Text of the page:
It reminds me of the word “futz”, which M-W Unabridged says is “perhaps partial modification, partial translation of Yiddish arumfartsn, literally, to fart around. First Known Use: circa 1930”

    • Stan Carey says:

      Yes, and even fart around is relevant here, along with fuss, fidget, faff, dialectal fooch, fool (around), etc. There seems to be a constellation of similar sound-meanings here.

  2. Debunker says:

    We tend to say footering in the north.

  3. Debunker says:

    I’ve never heard of fútar in Irish, though I’ve certainly seen and heard fústar. In northern dialects of Irish we tend to use méaradradh le (=méirínteacht) the way you would use foostering, to mean that you are playing with something aimlessly or pointlessly

  4. […] Stan Carey has previously looked at Hiberno-English ‘Foostering’ examples of usage and notes that […]

  5. […] Fooster (often foosther to evoke vernacular pronunciation) is a verb denoting fiddling or fidgeting, a kind […]

  6. ktschwarz says:

    That “foostering” in Ulysses was miscorrected to “fostering” in all editions of the book up to 1984, though it was “foostering” in the initial magazine serialization. Maybe some typist didn’t recognize the Hiberno-English word and substituted a more common English word? And “fostering” still remains in reprints as recent as the Penguin Modern Classics edition of 2000.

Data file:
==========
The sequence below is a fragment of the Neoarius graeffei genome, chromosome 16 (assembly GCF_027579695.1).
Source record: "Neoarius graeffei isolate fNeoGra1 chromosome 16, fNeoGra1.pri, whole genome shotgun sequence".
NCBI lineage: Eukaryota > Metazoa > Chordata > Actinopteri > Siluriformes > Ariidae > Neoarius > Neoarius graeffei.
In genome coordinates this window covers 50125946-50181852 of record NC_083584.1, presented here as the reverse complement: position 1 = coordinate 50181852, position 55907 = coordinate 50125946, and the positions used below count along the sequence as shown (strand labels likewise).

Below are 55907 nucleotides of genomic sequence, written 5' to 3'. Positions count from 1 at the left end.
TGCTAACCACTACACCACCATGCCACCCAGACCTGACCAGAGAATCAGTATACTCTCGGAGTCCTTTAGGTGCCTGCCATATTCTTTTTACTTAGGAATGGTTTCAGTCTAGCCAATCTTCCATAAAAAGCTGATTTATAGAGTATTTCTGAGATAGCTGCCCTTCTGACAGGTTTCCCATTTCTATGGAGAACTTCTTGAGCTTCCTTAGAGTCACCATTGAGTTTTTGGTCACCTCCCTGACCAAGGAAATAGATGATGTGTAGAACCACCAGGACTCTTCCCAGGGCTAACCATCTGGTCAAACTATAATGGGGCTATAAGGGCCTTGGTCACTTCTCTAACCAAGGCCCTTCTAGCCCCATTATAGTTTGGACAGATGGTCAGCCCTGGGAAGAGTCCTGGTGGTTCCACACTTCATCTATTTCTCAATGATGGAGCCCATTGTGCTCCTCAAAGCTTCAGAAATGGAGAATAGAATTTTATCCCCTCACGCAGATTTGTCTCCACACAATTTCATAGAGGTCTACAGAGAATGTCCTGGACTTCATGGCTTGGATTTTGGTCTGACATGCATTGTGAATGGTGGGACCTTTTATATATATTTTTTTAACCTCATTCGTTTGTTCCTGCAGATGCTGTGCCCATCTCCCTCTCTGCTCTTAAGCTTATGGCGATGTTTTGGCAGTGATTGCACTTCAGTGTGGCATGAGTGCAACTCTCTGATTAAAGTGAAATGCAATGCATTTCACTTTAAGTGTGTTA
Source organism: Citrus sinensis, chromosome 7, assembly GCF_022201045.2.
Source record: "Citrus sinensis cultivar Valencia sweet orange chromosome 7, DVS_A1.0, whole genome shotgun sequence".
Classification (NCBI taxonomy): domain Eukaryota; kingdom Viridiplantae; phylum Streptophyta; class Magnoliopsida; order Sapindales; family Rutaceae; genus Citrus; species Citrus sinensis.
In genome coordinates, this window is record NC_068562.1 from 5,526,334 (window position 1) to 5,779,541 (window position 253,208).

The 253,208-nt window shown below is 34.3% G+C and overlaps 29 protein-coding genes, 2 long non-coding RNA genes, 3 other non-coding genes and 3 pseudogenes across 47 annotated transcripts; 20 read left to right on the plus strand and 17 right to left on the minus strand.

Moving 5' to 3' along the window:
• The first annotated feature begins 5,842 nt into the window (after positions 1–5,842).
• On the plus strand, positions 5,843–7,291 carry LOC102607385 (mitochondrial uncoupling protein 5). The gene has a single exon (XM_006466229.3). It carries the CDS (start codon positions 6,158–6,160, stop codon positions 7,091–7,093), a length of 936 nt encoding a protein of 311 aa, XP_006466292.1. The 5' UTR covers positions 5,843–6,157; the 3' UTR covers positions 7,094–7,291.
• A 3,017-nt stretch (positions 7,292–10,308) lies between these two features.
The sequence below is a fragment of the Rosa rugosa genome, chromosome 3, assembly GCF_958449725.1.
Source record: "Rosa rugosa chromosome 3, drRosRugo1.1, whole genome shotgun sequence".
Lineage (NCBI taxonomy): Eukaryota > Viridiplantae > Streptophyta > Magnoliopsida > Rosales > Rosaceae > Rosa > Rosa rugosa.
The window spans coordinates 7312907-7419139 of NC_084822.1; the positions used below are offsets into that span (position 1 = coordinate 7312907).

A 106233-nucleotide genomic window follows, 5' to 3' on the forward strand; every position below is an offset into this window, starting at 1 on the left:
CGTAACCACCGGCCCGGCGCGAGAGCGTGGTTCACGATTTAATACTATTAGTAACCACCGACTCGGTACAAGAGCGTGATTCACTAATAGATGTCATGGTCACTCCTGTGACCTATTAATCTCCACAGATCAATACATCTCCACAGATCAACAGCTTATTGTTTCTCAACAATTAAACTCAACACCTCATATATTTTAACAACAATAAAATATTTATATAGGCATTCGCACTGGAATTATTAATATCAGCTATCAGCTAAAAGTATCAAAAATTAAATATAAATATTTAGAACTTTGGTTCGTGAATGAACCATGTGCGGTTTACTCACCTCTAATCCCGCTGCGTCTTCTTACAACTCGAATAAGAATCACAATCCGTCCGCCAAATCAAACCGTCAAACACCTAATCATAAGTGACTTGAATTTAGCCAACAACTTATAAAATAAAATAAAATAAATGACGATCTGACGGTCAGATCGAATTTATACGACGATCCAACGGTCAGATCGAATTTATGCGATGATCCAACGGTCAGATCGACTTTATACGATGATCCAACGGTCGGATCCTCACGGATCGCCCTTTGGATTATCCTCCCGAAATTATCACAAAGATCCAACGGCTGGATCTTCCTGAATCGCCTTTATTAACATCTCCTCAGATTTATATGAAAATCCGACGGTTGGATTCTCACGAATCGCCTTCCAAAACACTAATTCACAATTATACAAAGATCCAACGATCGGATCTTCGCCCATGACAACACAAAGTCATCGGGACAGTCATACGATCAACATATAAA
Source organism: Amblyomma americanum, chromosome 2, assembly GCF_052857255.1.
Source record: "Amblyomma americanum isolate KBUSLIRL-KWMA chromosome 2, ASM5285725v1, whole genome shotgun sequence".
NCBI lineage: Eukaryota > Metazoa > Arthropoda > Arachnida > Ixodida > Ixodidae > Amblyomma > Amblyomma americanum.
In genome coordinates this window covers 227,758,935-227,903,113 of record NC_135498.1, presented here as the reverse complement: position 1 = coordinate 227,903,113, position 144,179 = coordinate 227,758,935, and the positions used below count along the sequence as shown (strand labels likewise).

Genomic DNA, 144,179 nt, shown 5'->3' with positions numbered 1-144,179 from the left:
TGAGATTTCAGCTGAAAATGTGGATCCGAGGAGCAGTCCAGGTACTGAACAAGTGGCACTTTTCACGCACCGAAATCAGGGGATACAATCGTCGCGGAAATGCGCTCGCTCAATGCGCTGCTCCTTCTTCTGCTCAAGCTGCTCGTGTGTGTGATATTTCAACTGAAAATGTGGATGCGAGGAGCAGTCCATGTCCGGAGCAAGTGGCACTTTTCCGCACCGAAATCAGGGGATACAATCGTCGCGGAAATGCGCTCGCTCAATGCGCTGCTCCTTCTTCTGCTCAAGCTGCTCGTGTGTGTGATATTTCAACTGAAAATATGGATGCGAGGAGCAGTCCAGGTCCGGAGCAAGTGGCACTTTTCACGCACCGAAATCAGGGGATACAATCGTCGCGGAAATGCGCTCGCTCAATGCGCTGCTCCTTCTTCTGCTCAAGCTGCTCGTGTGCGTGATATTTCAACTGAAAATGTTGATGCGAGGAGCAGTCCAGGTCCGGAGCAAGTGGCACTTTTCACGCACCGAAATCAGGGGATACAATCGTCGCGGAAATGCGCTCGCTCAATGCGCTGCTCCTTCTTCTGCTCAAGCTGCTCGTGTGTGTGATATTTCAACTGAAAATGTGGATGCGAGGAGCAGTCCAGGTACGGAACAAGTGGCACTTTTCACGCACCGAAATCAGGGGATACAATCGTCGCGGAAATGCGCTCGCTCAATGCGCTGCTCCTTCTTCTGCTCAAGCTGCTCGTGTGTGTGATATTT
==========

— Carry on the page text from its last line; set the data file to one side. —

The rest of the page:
Fans of Sentence First might enjoy visiting the annotation page at The Joyce Project, which cites both this post and the post on “rere” while explaining the burst of Irishisms in the “Lotus Eaters” chapter.

    The OED hasn’t updated the entry for “fooster” yet, except for the pronunciation, where they give audio clips not only for standard British and US pronunciation, but also Irish. They’ve been making an effort to give proper regional pronunciations for regional words, since as chief editor Michael Proffitt (who’s Scottish) says, “some of these anglicized transcriptions seemed ersatz” (see his update note).

    • Stan Carey says:

      Thanks very much for the detailed comment. The word’s misspelt fate in Ulysses was unknown to me (or, if once noticed, forgotten). I’m a little surprised that fostering survived so long in so many editions. The Joyce Project’s note on it is very useful and interesting – as indeed is the project as a whole.

      I’ve been impressed by the OED’s outward-facing efforts to improve its coverage of regional varieties of English, including in its pronunciation files. I also appreciate how straightforwardly it has acknowledged shortcomings in that department and invited help from users around the world to supplement the professionals.